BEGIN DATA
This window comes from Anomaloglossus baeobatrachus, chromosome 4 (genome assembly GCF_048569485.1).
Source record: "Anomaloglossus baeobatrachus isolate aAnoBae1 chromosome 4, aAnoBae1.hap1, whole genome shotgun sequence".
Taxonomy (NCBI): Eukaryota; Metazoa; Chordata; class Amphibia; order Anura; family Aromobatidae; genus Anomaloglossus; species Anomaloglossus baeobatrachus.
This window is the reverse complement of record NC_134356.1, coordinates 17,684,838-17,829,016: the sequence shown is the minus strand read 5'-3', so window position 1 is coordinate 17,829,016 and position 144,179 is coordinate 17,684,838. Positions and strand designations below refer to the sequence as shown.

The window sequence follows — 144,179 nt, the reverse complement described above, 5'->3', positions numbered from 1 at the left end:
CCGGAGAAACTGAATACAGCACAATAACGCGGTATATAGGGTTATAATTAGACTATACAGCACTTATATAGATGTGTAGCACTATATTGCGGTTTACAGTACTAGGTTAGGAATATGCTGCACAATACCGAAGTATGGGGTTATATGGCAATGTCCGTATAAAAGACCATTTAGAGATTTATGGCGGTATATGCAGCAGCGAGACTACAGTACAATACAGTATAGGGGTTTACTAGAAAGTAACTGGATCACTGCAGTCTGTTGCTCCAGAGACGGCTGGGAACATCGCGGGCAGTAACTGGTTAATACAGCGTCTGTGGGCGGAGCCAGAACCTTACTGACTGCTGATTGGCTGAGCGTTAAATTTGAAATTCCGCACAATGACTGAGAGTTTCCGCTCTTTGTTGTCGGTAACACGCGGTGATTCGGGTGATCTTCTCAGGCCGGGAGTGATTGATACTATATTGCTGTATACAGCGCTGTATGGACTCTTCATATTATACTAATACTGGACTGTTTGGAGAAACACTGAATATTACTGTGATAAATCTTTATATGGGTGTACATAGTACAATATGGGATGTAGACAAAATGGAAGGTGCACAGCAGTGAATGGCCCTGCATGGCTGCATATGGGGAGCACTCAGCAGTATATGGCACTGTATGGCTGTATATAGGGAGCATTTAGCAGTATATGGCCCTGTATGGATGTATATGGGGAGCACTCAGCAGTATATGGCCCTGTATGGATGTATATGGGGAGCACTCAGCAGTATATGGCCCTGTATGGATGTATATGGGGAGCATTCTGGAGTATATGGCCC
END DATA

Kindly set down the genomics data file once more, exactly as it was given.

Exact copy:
This window comes from Anomaloglossus baeobatrachus, chromosome 4 (genome assembly GCF_048569485.1).
Source record: "Anomaloglossus baeobatrachus isolate aAnoBae1 chromosome 4, aAnoBae1.hap1, whole genome shotgun sequence".
Taxonomy (NCBI): Eukaryota; Metazoa; Chordata; class Amphibia; order Anura; family Aromobatidae; genus Anomaloglossus; species Anomaloglossus baeobatrachus.
This window is the reverse complement of record NC_134356.1, coordinates 17,684,838-17,829,016: the sequence shown is the minus strand read 5'-3', so window position 1 is coordinate 17,829,016 and position 144,179 is coordinate 17,684,838. Positions and strand designations below refer to the sequence as shown.

The window sequence follows — 144,179 nt, the reverse complement described above, 5'->3', positions numbered from 1 at the left end:
CCGGAGAAACTGAATACAGCACAATAACGCGGTATATAGGGTTATAATTAGACTATACAGCACTTATATAGATGTGTAGCACTATATTGCGGTTTACAGTACTAGGTTAGGAATATGCTGCACAATACCGAAGTATGGGGTTATATGGCAATGTCCGTATAAAAGACCATTTAGAGATTTATGGCGGTATATGCAGCAGCGAGACTACAGTACAATACAGTATAGGGGTTTACTAGAAAGTAACTGGATCACTGCAGTCTGTTGCTCCAGAGACGGCTGGGAACATCGCGGGCAGTAACTGGTTAATACAGCGTCTGTGGGCGGAGCCAGAACCTTACTGACTGCTGATTGGCTGAGCGTTAAATTTGAAATTCCGCACAATGACTGAGAGTTTCCGCTCTTTGTTGTCGGTAACACGCGGTGATTCGGGTGATCTTCTCAGGCCGGGAGTGATTGATACTATATTGCTGTATACAGCGCTGTATGGACTCTTCATATTATACTAATACTGGACTGTTTGGAGAAACACTGAATATTACTGTGATAAATCTTTATATGGGTGTACATAGTACAATATGGGATGTAGACAAAATGGAAGGTGCACAGCAGTGAATGGCCCTGCATGGCTGCATATGGGGAGCACTCAGCAGTATATGGCACTGTATGGCTGTATATAGGGAGCATTTAGCAGTATATGGCCCTGTATGGATGTATATGGGGAGCACTCAGCAGTATATGGCCCTGTATGGATGTATATGGGGAGCACTCAGCAGTATATGGCCCTGTATGGATGTATATGGGGAGCATTCTGGAGTATATGGCCC